Pig farmers seek aid of $20 per hog against market crash

Losses of $675 million expected from COVID-19-related causes

Canada’s hog producers seek an immediate federal cash injection equivalent to $20 per hog against a market crash that’s expected to cost their sector about $675 million overall.

Officials with the Canadian Pork Council on Thursday called for Ottawa to provide further aid to hog farmers who are now expecting to lose $30 to more than $50 per hog they produce, depending on regional costs of production.

CPC chairman Rick Bergmann and first vice-chair Rene Roy, speaking with reporters on a Zoom call, said their organization’s members are already out of options, to the point where some market-weight hogs in Eastern Canada have been euthanized for lack of markets.

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Given the panic buying of meat in the early weeks of the pandemic, it had appeared markets for hogs might strengthen, but as slaughter capacity diminished in both the U.S. and Canada due to packing plant closures and slowdowns, that optimism faded against “some of the fastest and deepest declines on record,” Bergmann said.

“Now’s the time when there are extremely hard decisions” to be made, such as welfare slaughter or aborting sows’ pregnancies, he said, adding those decisions are “becoming very unavoidable.”

In Western Canada, isoweans raised for export to U.S. finishing operations are also backing up and face “zero value” in the marketplace as U.S. packers shut down or slow down due to COVID-19 outbreaks among their employees, the CPC officials said.

Bergmann emphasized the industry’s challenge right now is not an issue of hog oversupply — “the world is seeking pork from Canada,” he said — but rather one of processing shortfall.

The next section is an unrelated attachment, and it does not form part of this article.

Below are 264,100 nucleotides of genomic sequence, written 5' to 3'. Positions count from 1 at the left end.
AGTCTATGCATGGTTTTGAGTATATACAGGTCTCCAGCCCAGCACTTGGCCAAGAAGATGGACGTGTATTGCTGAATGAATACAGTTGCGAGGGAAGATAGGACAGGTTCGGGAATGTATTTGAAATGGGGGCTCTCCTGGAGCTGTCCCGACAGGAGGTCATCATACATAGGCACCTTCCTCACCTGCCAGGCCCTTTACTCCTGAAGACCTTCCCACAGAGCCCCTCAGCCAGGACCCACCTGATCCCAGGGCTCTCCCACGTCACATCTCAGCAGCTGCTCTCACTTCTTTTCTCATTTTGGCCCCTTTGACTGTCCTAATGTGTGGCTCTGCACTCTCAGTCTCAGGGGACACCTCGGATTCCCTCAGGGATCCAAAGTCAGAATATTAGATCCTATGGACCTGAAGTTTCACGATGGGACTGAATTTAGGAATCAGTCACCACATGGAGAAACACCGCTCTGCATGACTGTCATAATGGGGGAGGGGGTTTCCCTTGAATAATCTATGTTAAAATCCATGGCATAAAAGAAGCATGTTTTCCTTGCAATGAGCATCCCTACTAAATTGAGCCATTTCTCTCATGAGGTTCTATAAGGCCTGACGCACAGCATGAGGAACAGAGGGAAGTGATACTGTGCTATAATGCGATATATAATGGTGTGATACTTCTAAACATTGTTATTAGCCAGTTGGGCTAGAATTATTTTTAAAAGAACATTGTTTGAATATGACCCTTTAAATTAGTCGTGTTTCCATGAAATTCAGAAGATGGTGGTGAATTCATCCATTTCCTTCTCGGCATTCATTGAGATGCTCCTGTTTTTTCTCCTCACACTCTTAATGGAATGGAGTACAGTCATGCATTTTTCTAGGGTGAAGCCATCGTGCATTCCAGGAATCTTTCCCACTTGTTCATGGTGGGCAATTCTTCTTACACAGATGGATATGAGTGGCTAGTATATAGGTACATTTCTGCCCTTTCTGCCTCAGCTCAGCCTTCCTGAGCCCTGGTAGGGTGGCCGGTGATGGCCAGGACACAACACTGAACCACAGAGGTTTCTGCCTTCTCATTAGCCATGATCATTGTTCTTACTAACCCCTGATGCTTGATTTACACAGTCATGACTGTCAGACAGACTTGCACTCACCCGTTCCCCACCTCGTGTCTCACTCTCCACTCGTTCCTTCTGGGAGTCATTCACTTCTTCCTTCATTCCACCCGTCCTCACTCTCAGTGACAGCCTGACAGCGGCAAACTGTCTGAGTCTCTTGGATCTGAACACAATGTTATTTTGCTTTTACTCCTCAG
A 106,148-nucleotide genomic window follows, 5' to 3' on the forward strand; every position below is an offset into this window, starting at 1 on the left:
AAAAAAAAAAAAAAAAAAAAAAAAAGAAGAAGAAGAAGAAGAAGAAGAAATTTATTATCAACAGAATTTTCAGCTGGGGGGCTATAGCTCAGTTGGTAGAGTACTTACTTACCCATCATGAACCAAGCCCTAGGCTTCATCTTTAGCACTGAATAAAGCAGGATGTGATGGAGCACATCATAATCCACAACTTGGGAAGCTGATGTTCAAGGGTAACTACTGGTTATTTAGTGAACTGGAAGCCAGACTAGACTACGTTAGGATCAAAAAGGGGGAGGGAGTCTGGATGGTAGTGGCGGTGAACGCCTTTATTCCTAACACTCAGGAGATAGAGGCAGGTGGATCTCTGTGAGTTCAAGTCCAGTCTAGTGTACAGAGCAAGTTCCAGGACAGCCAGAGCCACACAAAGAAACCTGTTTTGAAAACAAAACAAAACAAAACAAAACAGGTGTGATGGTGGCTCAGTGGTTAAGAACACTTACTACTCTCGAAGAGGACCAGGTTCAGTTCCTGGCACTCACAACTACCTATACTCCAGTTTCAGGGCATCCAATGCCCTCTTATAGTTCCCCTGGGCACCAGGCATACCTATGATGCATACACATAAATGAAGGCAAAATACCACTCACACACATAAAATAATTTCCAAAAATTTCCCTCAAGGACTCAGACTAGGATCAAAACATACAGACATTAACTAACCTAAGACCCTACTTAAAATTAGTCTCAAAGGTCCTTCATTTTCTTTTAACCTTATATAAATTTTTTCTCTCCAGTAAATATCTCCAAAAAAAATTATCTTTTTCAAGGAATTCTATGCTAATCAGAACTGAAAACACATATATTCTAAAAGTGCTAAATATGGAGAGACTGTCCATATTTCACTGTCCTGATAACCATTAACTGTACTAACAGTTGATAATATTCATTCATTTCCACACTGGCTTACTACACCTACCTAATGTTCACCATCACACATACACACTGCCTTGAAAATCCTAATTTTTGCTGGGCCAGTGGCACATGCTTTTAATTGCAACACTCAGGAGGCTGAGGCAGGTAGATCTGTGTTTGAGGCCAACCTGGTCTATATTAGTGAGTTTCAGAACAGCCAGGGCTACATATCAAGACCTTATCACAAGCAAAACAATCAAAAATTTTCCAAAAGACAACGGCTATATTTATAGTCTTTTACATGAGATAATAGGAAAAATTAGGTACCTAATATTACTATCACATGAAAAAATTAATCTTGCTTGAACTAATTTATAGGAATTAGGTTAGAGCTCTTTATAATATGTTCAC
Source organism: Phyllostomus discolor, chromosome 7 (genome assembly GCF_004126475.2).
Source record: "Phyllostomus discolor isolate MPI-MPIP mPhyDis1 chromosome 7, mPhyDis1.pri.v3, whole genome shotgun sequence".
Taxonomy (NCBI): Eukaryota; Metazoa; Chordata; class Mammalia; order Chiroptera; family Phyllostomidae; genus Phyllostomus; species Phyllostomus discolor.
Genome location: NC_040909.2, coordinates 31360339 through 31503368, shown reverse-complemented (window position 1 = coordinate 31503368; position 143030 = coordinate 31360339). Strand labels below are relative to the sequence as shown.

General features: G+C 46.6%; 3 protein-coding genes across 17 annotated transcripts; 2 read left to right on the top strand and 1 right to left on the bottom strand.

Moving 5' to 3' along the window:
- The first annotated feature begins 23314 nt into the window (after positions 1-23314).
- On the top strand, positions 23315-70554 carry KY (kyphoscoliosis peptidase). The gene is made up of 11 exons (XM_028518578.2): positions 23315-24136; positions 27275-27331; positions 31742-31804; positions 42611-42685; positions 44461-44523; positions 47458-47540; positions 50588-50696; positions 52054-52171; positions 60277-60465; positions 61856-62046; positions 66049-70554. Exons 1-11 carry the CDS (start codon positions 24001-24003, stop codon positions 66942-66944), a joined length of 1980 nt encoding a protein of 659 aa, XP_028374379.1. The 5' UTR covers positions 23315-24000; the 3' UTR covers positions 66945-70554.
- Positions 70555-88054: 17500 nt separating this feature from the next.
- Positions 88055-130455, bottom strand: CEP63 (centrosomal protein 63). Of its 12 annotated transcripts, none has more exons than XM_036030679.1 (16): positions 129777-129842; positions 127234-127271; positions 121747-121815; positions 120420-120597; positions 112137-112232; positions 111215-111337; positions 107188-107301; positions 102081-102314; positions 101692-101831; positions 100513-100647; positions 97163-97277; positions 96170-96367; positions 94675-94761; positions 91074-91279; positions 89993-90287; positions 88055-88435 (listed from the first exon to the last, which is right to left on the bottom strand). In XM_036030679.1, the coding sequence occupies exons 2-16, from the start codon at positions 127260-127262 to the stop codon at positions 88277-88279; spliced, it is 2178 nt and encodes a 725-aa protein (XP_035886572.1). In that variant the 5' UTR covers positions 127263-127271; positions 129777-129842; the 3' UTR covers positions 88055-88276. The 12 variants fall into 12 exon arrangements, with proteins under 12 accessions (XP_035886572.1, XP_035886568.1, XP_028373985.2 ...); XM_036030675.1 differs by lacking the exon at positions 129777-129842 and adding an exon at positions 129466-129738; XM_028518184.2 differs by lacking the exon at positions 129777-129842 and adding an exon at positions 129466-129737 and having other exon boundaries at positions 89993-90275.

“Whether you’re a farrow-to-finish or… exporting isoweans, we’re all being affected on our cash flow and losing liquidity day by day.”

Asked about specific actions government could take, Bergmann said it’s “not our job as producers to tell them how they should administrate and help us” but rather to ensure officials grasp the breadth of the industry’s current liquidity problems.

The council recognizes Ottawa has “attempted to provide additional support to Canadian businesses during this pandemic,” he said, but for the hog sector, that level of support is inadequate — and programs previously made available to help farmers through market crashes “were great in the 1990s” but not anymore.

The council’s proposed $20 per head figure is not based on full recovery of losses, Roy emphasized, but rather on allowing producers to pay outstanding bills and pay employees against the current crisis.

As for a timeline for such aid, Canadian consumers “risk seeing food shortages if governments do not step forward with the support farmers need to keep producing food before the end of the month,” the CPC said in a release later Thursday.

On Thursday’s call, Bergmann said the CPC has “had a lot of conversations with our friends in government, and I will say I’m hopeful,” though he added that “if you’re a farmer you’re always going to be optimistic.”

Right now, though, “we really need to hear a strong signal from the federal government” that it will support the industry’s efforts to keep Canada supplied with food, he said. Ottawa, he added, has “all the tools they need to fix the problem, but there has to be a political will.”

Asked about the Canadian cattle sector’s call for a revival of the BSE-era set-aside program, against similar COVID-19-related losses that industry officials now expect to reach upward of $500 million by the end of June, Bergmann reiterated that market-weight hogs can’t be kept on maintenance rations like cattle.

A set-aside-type program hasn’t been an option for the hog sector for some time, he said; if it was, the industry would already be pursuing it.

Hog producers raising piglets from birth aren’t in a position to continue to feed them for months, as their barns aren’t designed or built to handle full herds of mature hogs, Roy said.

Asked if any consideration has been given to detaching Canadian hog prices from U.S. market values, he said such a move has been considered but the two markets remain closely linked, with animals crossing the border both northbound and southbound.

“Our figurative farmhouse is burning down,” Bergmann said of the industry’s current status. “Now is not the time to think about windows, or what colour of paint, or how we’re going to improve it… we need the fire crew to show up and put a lot of water on that.” — Glacier FarmMedia Network

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